After winning the People’s Choice Award at the Toronto International Film Festival last weekend, public opinion on Green Book quickly pivoted from a general curiosity in a dramatic effort from the guy who did Dumb and Dumber to genuine anticipation for an early Oscar frontrunner. The film’s first trailer, full of emotional monologues and swelling orchestral strings, already gave off a For Your Consideration vibe before Green Book even premiered. But TIFF has certainly become a stronger indicator of awards season success in recent years, and nine of the last ten People’s Choice Award winners went on to become Best Picture nominees. Universal went into overdrive this past week to get their sudden contender out to smaller festivals and screenings, so this week’s presentation at the 34th Boston Film Festival was a pleasant surprise.
Set in the back half of 1962, Green Book follows pianist Don Shirley (Mahershala Ali) after he hires bouncer Tony Lip (Viggo Mortensen) to be his driver on a tour of the Deep South. Their pairing has the trappings of a buddy road movie, Shirley a wealthy and dignified artist and Tony a brash and illiterate tough guy. Shirley is reserved, polite, particular; Tony eats twenty-six hot dogs in a bid to win fifty bucks. More to Green Book‘s theme, Shirley is a Jamaican-born American rightfully concerned about his own safety on a tour of the increasingly bigoted South; Tony, an Italian-American who rarely leaves the Bronx, is for the most part blissfully unaware of his own racism.
In some instances Farrelly’s film glosses over what would be the tougher scenes of this narrative, particularly as relates to Shirley’s character arc and Tony’s family’s immediate change of heart at the close of the movie (more on that in a moment). This is frustrating for a film that should go the extra mile to probe every interaction for deeper context and — more importantly — for analogous application in today’s world, fifty-six years removed from 1962, wherein we still deal with a disturbingly similar level of prejudice in America.
For the most part, though, Green Book is a movie fronted by two complicated characters who embark on a shared journey of mutual respect and understanding. They talk, they disagree, they teach each other things, they clash, they laugh, they get in trouble, they build respect for each other, and they witness a swath of the world in which many of their fellow Americans are blindly bereft of any sense of moral equality. When Green Book is hyperfocused on the relationship between these two men, the film is fast-paced and provocative in a way that rarely feels artificial.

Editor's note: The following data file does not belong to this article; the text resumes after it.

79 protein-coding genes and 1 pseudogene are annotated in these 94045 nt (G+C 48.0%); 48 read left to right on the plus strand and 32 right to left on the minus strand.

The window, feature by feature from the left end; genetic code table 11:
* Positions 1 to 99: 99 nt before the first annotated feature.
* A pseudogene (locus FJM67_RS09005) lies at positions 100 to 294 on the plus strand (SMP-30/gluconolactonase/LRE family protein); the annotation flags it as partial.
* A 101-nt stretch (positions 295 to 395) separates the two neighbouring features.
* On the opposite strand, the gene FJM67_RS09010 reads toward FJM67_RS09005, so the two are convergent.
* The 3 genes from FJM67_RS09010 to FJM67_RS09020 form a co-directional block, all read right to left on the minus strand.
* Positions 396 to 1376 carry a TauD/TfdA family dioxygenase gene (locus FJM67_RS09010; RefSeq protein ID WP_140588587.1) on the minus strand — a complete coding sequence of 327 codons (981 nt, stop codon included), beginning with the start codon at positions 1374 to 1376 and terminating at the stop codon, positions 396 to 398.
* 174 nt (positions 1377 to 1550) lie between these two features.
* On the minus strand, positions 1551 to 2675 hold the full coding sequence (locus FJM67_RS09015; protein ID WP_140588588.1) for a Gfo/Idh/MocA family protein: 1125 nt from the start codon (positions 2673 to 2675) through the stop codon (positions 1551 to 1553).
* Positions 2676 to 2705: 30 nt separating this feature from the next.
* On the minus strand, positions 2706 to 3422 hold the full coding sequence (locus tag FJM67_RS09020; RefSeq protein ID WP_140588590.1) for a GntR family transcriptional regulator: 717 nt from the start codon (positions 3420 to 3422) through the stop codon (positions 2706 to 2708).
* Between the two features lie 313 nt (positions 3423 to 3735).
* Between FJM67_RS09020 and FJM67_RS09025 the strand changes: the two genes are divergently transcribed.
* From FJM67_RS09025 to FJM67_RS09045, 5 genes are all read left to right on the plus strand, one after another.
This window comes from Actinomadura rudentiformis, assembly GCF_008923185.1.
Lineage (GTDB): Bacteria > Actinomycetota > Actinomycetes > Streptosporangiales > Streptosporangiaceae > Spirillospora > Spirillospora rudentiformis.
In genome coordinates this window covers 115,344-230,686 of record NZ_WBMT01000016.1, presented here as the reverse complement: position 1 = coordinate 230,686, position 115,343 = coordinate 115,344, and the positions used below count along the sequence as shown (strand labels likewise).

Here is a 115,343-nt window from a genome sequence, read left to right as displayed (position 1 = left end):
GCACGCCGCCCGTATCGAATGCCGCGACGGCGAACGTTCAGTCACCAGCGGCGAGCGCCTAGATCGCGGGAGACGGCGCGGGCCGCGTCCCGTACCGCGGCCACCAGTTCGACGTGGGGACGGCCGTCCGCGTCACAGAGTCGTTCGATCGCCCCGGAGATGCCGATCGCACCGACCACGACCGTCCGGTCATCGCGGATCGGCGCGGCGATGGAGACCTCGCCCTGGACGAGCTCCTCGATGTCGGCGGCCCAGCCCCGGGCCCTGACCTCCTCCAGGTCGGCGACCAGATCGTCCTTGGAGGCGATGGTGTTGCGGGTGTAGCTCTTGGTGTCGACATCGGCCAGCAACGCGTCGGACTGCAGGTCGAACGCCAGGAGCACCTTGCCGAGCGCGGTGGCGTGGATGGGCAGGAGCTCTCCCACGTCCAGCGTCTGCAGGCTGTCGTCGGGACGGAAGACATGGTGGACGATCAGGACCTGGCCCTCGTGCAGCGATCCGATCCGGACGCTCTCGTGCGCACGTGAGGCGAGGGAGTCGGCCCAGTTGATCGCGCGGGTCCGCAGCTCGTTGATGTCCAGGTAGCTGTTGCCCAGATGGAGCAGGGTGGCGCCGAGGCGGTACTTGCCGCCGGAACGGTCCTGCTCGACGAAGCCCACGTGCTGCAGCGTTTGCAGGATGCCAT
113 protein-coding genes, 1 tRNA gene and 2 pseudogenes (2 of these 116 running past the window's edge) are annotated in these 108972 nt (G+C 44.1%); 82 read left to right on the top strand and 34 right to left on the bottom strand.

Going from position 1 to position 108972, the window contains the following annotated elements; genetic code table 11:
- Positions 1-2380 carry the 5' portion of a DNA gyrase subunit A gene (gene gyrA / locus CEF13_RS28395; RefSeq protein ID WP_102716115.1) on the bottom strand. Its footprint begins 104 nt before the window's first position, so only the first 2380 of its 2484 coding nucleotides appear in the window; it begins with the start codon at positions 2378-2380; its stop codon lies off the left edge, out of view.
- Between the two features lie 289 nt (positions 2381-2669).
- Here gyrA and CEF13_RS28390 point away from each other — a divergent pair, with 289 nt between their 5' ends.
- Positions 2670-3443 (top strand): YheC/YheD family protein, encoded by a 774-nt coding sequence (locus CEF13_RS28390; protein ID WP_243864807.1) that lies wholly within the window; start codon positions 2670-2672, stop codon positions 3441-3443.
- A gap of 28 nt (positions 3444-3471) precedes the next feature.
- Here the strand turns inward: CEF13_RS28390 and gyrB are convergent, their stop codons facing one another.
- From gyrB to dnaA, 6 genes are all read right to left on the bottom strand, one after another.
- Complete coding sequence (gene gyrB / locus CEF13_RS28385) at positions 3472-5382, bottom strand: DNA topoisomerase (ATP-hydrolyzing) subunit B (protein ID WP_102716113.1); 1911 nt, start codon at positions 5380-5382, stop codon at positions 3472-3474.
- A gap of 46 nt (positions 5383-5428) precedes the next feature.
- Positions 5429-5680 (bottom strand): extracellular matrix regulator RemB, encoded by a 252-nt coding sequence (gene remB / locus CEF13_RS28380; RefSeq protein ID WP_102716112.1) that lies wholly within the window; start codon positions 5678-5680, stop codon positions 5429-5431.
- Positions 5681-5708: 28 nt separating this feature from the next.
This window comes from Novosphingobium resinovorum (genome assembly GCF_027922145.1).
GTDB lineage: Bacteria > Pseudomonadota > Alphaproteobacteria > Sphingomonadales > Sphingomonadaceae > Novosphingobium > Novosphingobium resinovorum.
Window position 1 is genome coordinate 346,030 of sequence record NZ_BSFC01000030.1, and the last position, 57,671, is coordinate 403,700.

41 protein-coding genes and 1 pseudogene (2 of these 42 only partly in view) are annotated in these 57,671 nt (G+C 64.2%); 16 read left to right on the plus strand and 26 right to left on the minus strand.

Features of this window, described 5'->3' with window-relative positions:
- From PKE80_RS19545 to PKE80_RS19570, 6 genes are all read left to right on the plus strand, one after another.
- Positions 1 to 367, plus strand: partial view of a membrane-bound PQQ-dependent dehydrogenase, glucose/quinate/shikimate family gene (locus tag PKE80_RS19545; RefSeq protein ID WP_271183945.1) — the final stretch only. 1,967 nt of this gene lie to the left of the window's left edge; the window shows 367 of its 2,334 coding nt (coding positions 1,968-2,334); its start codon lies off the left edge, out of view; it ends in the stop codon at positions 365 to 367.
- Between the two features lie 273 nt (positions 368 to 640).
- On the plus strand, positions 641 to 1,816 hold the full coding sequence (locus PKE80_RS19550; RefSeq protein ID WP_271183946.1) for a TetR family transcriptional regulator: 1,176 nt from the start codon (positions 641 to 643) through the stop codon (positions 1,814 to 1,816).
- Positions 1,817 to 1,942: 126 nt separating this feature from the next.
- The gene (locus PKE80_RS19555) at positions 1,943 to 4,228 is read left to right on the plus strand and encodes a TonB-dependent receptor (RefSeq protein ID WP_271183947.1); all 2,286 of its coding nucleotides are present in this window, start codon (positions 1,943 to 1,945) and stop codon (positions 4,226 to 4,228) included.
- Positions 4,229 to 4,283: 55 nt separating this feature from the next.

Part of the narrative deals with racism in the way Tony deals with things: it attacks them head-on, running loudly into the problem without any real plan as to what a solution might be. In one scene set on the side of the road in the pouring rain, Tony declares he’s “blacker” than Shirley because he listens to Aretha Franklin and eats fried chicken. The dialogue from both characters here is brave and truthful, an explicit and in-your-face broadside of belonging and the judgment of others. But part of Green Book deals with racism in the way Shirley addresses things: quietly, subtly, and with a great deal more maturity. A wordless scene in which a group of black fieldworkers in the South are stunned to see Tony working for Shirley provides one of the film’s simplest and most powerful moments.
The performances from Mahershala Ali and Viggo Mortensen can’t be understated. This is an engrossing and exceptional instance of two actors creating some of the most memorable characters of their respective careers; for the always-memorable Ali and Mortensen, that’s really saying something. Ali’s Shirley is so unlike any character he’s played to date, seemingly calm and collected but positively burning with rage inside. Mortensen’s Tony is the flip side, of course, chewing scenery with his boorishness while still exuding a deceptively big heart beneath his wrinkled shirt. But there are plenty of movies with great performances that fail to click with each other, and the real achievement of acting here is how well Ali and Mortensen play off each other. Their chemistry makes their eventual friendship feel like it’s been truly earned.
Which brings us back to the final few minutes of the film, a somewhat sudden and unearned moment of closure that very nearly spoils all the hard work Green Book did elsewhere. Upon returning to New York, Shirley accepts Tony’s invitation to Christmas dinner. Tony’s family, after a blink-and-you’ll-miss-it moment of bewilderment, appear to be instantaneously absolved of the racist microaggressions we’ve seen them exhibit throughout the movie. This, it seems, is the perfect ending for a road movie about race relations. That’s meant as a sharp criticism in this case, because an imperfect ending could have elevated Green Book into a truly great film about internalized racism. None of Tony’s family members have earned this arc, and so the conclusion comes across not only as uninspired but as if it’s missed the entire point of the other 99% of the movie.
It’s an air ball that probably stands out more because of Green Book‘s strengths, and on the whole it’s a good thing that the film has been thrust into the light by the festival success at TIFF. We should view it together, talk about it, laugh at it, disagree with it. We should try to learn something from it regardless of whether that lesson is mashed into our faces, delivered with subtlety, or borne of an uneasy feeling at what may have been left unsaid. And we should witness a swath of the world in which many Americans are blindly bereft of any sense of moral equality, perhaps at times even recognizing that world as one we live in today. We can transform that world with the help of political art like Green Book, but we have to earn it first.